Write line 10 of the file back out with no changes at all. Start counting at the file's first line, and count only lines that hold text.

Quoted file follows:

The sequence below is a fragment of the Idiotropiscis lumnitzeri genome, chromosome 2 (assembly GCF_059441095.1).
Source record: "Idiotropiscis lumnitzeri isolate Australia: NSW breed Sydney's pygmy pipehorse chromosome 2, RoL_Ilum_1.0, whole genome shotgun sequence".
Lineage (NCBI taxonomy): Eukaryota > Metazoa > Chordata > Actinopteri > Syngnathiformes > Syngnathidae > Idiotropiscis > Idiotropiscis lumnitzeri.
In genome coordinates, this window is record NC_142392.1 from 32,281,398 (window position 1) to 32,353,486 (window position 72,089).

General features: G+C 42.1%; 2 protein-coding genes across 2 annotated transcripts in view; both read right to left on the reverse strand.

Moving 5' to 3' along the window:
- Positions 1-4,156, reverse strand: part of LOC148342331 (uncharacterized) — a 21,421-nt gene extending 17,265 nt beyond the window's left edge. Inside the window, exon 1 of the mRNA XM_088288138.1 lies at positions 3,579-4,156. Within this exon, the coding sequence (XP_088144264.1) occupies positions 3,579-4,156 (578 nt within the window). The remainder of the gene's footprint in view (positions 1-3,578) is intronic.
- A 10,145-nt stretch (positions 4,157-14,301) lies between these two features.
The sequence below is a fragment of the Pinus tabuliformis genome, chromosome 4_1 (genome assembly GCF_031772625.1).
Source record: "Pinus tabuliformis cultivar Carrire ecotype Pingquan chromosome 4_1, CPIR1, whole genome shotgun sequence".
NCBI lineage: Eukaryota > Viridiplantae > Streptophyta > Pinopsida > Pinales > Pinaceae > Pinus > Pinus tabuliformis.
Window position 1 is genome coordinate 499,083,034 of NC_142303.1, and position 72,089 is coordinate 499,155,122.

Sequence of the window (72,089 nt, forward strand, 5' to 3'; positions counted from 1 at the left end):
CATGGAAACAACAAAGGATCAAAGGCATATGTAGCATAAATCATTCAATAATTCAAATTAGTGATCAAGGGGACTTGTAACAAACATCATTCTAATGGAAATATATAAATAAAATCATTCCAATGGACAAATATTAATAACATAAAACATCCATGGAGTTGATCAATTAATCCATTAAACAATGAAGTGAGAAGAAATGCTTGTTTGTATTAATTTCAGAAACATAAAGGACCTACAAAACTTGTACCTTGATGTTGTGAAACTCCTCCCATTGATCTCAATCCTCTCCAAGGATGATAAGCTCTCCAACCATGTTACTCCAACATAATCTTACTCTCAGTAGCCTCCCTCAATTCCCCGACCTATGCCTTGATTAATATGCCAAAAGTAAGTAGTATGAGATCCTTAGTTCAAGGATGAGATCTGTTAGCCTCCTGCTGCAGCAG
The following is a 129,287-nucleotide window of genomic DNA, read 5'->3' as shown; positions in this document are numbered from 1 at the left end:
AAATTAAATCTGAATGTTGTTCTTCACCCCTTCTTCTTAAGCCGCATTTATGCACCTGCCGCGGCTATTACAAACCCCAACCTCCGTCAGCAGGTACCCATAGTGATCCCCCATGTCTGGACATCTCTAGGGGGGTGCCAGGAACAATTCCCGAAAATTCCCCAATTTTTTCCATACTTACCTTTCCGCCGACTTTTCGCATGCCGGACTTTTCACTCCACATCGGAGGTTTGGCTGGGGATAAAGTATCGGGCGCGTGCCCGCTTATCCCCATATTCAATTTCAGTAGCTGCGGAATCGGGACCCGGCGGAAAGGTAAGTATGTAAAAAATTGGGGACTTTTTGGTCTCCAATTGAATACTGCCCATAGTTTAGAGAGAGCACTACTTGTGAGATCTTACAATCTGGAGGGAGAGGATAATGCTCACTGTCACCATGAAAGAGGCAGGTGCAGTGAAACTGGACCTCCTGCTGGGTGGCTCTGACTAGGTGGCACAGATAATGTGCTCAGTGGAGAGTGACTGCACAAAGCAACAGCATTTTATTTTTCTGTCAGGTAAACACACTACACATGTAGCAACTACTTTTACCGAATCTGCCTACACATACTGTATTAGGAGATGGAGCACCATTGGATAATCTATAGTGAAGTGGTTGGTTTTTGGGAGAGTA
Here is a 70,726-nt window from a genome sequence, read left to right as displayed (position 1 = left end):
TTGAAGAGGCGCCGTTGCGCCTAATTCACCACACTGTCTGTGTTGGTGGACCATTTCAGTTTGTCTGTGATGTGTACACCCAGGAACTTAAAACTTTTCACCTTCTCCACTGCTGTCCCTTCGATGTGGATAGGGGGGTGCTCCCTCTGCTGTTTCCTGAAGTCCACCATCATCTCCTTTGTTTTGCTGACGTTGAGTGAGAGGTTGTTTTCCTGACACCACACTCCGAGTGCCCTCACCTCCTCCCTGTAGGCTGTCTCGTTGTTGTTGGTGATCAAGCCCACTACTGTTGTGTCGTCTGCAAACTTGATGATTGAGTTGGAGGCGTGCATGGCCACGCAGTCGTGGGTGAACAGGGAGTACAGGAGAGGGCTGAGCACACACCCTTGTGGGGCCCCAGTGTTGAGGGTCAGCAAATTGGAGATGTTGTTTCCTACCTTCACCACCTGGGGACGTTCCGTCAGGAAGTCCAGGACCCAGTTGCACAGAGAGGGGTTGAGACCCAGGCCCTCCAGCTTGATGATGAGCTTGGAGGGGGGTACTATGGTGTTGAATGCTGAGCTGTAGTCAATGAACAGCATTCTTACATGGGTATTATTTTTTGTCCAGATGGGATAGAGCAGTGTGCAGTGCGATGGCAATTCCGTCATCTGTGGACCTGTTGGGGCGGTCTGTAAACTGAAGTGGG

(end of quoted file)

Source record: "Pinus tabuliformis cultivar Carrire ecotype Pingquan chromosome 4_1, CPIR1, whole genome shotgun sequence".